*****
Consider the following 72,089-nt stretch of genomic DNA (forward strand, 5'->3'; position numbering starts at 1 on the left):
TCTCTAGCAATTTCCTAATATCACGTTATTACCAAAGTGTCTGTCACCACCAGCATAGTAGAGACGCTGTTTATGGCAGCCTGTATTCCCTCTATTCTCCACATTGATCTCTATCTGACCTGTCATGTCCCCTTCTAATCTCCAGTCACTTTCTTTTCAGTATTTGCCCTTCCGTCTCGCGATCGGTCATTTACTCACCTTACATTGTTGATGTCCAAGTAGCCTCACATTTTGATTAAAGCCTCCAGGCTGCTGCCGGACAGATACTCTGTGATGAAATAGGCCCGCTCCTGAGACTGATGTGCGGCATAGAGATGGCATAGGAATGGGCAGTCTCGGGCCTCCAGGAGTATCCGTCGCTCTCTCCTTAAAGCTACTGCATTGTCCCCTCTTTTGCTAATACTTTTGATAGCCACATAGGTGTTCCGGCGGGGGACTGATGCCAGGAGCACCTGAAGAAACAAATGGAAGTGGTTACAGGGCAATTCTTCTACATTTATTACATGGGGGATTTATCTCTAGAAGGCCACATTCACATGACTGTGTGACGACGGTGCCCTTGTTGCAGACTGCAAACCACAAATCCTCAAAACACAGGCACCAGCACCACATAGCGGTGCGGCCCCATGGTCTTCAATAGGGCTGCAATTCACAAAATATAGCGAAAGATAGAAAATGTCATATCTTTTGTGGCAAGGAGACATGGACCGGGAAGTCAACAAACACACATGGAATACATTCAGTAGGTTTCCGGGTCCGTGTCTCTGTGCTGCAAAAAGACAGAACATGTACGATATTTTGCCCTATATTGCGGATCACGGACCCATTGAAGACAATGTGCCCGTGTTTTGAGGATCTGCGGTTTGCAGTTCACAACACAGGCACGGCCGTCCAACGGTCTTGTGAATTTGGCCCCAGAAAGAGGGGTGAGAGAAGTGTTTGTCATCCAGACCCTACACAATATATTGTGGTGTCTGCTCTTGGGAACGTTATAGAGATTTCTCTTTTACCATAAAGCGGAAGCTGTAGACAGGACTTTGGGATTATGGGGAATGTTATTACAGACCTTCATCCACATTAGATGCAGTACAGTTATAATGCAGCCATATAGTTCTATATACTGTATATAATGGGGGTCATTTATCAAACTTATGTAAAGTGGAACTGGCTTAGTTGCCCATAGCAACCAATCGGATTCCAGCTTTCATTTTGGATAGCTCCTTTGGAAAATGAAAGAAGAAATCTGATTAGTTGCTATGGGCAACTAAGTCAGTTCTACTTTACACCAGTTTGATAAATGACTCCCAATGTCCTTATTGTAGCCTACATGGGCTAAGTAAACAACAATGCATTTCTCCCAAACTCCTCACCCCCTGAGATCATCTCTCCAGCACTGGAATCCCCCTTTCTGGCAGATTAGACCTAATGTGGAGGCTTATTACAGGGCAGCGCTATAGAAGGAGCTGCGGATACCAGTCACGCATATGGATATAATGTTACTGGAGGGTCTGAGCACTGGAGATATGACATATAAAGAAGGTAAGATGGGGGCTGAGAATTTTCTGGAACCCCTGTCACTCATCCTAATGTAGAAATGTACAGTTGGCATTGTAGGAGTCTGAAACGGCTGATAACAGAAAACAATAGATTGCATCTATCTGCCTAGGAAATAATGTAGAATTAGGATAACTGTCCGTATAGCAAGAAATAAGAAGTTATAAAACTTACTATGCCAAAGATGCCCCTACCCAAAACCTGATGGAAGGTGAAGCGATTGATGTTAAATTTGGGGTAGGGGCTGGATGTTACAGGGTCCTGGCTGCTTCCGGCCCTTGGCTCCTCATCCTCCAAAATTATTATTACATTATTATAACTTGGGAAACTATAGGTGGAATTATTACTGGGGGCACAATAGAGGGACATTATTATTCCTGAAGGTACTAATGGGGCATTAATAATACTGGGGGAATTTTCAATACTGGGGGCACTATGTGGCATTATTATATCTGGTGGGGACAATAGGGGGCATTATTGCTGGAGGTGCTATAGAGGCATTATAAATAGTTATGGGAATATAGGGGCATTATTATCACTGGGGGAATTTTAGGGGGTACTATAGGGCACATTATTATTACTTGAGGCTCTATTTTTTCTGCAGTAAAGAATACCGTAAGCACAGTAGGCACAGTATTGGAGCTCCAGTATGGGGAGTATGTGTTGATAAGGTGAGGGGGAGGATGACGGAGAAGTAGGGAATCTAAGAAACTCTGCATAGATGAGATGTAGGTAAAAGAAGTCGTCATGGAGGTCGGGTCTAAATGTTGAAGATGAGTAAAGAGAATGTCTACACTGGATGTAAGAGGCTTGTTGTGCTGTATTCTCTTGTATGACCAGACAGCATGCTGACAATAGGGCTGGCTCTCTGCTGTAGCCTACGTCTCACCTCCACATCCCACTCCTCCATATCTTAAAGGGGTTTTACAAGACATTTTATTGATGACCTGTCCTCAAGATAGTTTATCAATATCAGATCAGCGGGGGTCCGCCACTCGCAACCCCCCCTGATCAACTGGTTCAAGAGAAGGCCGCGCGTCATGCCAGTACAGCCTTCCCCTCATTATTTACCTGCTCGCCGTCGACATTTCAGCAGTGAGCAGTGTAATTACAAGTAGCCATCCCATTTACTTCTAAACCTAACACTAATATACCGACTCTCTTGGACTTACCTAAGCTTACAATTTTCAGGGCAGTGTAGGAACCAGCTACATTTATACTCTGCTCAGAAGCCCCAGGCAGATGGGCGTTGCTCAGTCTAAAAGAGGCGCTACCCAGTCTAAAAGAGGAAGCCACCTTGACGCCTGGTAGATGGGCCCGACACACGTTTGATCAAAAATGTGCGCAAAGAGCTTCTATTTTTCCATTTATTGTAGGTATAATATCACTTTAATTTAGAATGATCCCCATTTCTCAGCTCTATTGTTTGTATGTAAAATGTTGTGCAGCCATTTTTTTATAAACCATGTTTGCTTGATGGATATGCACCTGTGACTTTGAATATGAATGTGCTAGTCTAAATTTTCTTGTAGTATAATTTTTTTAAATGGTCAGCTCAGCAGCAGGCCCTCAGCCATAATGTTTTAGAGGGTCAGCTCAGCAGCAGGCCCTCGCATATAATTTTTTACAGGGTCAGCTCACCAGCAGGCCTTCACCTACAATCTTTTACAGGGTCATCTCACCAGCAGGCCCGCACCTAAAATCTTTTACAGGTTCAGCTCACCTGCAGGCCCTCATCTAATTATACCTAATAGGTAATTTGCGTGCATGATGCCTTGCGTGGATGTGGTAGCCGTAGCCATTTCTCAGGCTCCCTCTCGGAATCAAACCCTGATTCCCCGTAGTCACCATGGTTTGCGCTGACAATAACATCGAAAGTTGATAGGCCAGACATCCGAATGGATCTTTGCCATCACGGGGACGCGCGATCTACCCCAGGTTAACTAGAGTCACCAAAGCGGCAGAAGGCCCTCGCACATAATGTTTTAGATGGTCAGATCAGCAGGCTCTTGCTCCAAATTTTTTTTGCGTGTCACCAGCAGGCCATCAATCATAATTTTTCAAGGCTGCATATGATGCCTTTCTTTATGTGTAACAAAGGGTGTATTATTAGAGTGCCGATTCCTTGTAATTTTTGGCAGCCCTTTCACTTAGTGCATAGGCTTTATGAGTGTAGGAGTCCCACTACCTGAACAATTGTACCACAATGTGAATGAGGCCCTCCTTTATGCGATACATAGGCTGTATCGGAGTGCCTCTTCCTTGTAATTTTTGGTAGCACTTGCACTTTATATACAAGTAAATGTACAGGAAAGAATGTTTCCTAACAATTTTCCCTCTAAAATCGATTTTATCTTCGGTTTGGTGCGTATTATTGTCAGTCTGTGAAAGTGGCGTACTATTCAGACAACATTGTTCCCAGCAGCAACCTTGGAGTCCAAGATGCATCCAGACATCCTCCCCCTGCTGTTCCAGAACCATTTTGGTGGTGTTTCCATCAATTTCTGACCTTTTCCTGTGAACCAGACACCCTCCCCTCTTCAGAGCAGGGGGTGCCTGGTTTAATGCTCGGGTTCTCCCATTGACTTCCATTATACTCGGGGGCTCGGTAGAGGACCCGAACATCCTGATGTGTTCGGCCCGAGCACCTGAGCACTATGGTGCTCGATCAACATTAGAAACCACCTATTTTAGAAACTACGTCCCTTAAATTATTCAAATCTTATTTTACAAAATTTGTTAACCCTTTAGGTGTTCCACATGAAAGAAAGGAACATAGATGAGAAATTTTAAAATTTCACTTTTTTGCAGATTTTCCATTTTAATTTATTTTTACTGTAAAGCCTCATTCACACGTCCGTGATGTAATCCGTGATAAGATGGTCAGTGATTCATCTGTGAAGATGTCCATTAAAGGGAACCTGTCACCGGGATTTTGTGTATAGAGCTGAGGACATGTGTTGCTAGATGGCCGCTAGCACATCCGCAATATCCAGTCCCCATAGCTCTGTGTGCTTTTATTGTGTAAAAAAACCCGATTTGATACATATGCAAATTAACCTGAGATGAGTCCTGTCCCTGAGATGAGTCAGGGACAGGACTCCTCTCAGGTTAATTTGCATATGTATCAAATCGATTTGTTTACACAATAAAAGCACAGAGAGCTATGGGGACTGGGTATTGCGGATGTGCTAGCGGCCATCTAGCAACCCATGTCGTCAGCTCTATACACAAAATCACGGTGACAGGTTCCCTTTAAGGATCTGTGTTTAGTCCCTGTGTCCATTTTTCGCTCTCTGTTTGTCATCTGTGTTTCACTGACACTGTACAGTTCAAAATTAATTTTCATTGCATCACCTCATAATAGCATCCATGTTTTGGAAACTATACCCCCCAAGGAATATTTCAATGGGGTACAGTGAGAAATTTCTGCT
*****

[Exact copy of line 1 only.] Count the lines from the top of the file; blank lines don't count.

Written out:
Consider the following 72,089-nt stretch of genomic DNA (forward strand, 5'->3'; position numbering starts at 1 on the left):